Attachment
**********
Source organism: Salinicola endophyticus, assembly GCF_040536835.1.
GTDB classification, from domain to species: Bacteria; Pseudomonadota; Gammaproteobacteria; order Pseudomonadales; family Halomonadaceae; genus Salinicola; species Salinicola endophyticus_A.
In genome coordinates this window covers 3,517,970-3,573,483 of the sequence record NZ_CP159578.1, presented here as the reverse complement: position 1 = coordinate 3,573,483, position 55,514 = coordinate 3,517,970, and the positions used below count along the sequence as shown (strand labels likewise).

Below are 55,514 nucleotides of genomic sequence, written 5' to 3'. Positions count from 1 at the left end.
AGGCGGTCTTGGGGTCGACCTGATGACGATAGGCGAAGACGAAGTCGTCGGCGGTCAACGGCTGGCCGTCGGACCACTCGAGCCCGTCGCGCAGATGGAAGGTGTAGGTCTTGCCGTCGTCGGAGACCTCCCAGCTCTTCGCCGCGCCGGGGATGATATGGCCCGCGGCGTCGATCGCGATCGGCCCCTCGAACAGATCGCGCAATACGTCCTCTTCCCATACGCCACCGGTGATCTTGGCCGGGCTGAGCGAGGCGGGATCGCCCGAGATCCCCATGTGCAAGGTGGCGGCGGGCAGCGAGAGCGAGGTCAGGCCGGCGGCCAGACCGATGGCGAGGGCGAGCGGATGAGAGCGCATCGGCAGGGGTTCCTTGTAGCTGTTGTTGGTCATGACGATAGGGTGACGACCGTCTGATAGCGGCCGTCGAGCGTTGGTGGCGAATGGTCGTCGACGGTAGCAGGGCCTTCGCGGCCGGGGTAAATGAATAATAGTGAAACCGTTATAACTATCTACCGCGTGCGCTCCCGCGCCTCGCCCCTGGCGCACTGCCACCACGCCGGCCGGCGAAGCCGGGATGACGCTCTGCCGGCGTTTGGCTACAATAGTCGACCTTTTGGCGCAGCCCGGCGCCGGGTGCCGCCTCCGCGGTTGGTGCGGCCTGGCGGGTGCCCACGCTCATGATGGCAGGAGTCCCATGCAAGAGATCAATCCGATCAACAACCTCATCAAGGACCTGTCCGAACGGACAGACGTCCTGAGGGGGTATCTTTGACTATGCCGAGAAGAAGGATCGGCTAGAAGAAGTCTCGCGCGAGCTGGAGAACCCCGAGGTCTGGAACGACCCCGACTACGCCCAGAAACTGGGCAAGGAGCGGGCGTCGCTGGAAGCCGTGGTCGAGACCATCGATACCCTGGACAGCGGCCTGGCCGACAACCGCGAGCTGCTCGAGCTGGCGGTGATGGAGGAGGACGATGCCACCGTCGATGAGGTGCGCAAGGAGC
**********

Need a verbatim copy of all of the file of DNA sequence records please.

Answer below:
Source organism: Salinicola endophyticus, assembly GCF_040536835.1.
GTDB classification, from domain to species: Bacteria; Pseudomonadota; Gammaproteobacteria; order Pseudomonadales; family Halomonadaceae; genus Salinicola; species Salinicola endophyticus_A.
In genome coordinates this window covers 3,517,970-3,573,483 of the sequence record NZ_CP159578.1, presented here as the reverse complement: position 1 = coordinate 3,573,483, position 55,514 = coordinate 3,517,970, and the positions used below count along the sequence as shown (strand labels likewise).

Below are 55,514 nucleotides of genomic sequence, written 5' to 3'. Positions count from 1 at the left end.
AGGCGGTCTTGGGGTCGACCTGATGACGATAGGCGAAGACGAAGTCGTCGGCGGTCAACGGCTGGCCGTCGGACCACTCGAGCCCGTCGCGCAGATGGAAGGTGTAGGTCTTGCCGTCGTCGGAGACCTCCCAGCTCTTCGCCGCGCCGGGGATGATATGGCCCGCGGCGTCGATCGCGATCGGCCCCTCGAACAGATCGCGCAATACGTCCTCTTCCCATACGCCACCGGTGATCTTGGCCGGGCTGAGCGAGGCGGGATCGCCCGAGATCCCCATGTGCAAGGTGGCGGCGGGCAGCGAGAGCGAGGTCAGGCCGGCGGCCAGACCGATGGCGAGGGCGAGCGGATGAGAGCGCATCGGCAGGGGTTCCTTGTAGCTGTTGTTGGTCATGACGATAGGGTGACGACCGTCTGATAGCGGCCGTCGAGCGTTGGTGGCGAATGGTCGTCGACGGTAGCAGGGCCTTCGCGGCCGGGGTAAATGAATAATAGTGAAACCGTTATAACTATCTACCGCGTGCGCTCCCGCGCCTCGCCCCTGGCGCACTGCCACCACGCCGGCCGGCGAAGCCGGGATGACGCTCTGCCGGCGTTTGGCTACAATAGTCGACCTTTTGGCGCAGCCCGGCGCCGGGTGCCGCCTCCGCGGTTGGTGCGGCCTGGCGGGTGCCCACGCTCATGATGGCAGGAGTCCCATGCAAGAGATCAATCCGATCAACAACCTCATCAAGGACCTGTCCGAACGGACAGACGTCCTGAGGGGGTATCTTTGACTATGCCGAGAAGAAGGATCGGCTAGAAGAAGTCTCGCGCGAGCTGGAGAACCCCGAGGTCTGGAACGACCCCGACTACGCCCAGAAACTGGGCAAGGAGCGGGCGTCGCTGGAAGCCGTGGTCGAGACCATCGATACCCTGGACAGCGGCCTGGCCGACAACCGCGAGCTGCTCGAGCTGGCGGTGATGGAGGAGGACGATGCCACCGTCGATGAGGTGCGCAAGGAGC